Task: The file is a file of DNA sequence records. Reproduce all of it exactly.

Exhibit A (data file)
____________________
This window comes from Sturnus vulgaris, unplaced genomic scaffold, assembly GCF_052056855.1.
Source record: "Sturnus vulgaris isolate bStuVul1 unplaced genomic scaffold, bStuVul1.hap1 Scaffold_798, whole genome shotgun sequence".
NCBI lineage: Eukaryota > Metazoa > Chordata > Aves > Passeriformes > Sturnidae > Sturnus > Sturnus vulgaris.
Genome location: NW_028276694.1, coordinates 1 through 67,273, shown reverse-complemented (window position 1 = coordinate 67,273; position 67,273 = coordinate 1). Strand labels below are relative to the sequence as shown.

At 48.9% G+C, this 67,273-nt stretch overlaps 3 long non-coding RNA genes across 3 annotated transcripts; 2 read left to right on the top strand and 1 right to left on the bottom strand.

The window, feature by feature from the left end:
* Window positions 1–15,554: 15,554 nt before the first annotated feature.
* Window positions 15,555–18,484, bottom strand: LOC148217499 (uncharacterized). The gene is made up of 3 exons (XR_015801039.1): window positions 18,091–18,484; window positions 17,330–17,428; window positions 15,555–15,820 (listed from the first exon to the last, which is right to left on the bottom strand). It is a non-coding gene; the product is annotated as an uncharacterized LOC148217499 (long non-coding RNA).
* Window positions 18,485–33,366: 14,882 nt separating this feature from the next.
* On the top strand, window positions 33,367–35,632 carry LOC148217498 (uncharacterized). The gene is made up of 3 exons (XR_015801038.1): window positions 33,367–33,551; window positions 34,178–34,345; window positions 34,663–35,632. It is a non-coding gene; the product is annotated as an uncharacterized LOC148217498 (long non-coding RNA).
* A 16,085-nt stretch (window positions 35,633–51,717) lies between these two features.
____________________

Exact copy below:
This window comes from Sturnus vulgaris, unplaced genomic scaffold, assembly GCF_052056855.1.
Source record: "Sturnus vulgaris isolate bStuVul1 unplaced genomic scaffold, bStuVul1.hap1 Scaffold_798, whole genome shotgun sequence".
NCBI lineage: Eukaryota > Metazoa > Chordata > Aves > Passeriformes > Sturnidae > Sturnus > Sturnus vulgaris.
Genome location: NW_028276694.1, coordinates 1 through 67,273, shown reverse-complemented (window position 1 = coordinate 67,273; position 67,273 = coordinate 1). Strand labels below are relative to the sequence as shown.

At 48.9% G+C, this 67,273-nt stretch overlaps 3 long non-coding RNA genes across 3 annotated transcripts; 2 read left to right on the top strand and 1 right to left on the bottom strand.

The window, feature by feature from the left end:
* Window positions 1–15,554: 15,554 nt before the first annotated feature.
* Window positions 15,555–18,484, bottom strand: LOC148217499 (uncharacterized). The gene is made up of 3 exons (XR_015801039.1): window positions 18,091–18,484; window positions 17,330–17,428; window positions 15,555–15,820 (listed from the first exon to the last, which is right to left on the bottom strand). It is a non-coding gene; the product is annotated as an uncharacterized LOC148217499 (long non-coding RNA).
* Window positions 18,485–33,366: 14,882 nt separating this feature from the next.
* On the top strand, window positions 33,367–35,632 carry LOC148217498 (uncharacterized). The gene is made up of 3 exons (XR_015801038.1): window positions 33,367–33,551; window positions 34,178–34,345; window positions 34,663–35,632. It is a non-coding gene; the product is annotated as an uncharacterized LOC148217498 (long non-coding RNA).
* A 16,085-nt stretch (window positions 35,633–51,717) lies between these two features.